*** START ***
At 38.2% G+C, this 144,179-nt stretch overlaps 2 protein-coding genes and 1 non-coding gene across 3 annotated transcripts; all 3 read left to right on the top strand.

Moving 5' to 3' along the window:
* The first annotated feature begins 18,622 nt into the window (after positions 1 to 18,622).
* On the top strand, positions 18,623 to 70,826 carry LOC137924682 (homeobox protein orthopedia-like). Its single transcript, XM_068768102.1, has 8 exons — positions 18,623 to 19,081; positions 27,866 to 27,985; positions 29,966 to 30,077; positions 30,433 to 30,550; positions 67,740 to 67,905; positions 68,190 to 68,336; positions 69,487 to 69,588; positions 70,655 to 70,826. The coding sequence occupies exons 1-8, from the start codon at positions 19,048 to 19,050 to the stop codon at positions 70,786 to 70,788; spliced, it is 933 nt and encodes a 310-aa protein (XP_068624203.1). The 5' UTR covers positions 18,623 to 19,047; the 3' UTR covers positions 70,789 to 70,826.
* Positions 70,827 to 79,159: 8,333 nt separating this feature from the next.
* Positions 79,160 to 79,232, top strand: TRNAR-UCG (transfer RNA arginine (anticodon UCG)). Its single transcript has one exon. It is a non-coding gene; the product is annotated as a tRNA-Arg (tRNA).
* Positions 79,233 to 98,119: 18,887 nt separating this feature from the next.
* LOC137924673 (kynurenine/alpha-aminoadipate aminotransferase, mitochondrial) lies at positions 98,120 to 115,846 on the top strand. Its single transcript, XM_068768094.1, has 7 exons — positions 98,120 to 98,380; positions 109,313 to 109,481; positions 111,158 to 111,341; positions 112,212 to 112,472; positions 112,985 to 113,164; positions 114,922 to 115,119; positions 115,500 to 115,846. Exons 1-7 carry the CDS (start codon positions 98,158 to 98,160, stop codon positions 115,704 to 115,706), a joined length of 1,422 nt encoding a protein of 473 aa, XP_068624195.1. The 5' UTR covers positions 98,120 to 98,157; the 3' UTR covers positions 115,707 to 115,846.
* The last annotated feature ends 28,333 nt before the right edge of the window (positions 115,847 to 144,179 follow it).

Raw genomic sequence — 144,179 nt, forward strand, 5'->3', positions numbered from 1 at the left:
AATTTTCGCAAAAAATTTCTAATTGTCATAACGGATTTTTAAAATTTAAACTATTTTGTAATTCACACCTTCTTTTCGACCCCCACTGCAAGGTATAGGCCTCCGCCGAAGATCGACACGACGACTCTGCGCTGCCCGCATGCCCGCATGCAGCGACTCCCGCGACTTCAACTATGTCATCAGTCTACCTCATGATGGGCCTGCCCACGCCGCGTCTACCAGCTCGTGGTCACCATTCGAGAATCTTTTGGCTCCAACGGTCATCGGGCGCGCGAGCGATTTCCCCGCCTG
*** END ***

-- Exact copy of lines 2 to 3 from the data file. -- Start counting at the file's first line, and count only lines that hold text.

Moving 5' to 3' along the window:
* The first annotated feature begins 18,622 nt into the window (after positions 1 to 18,622).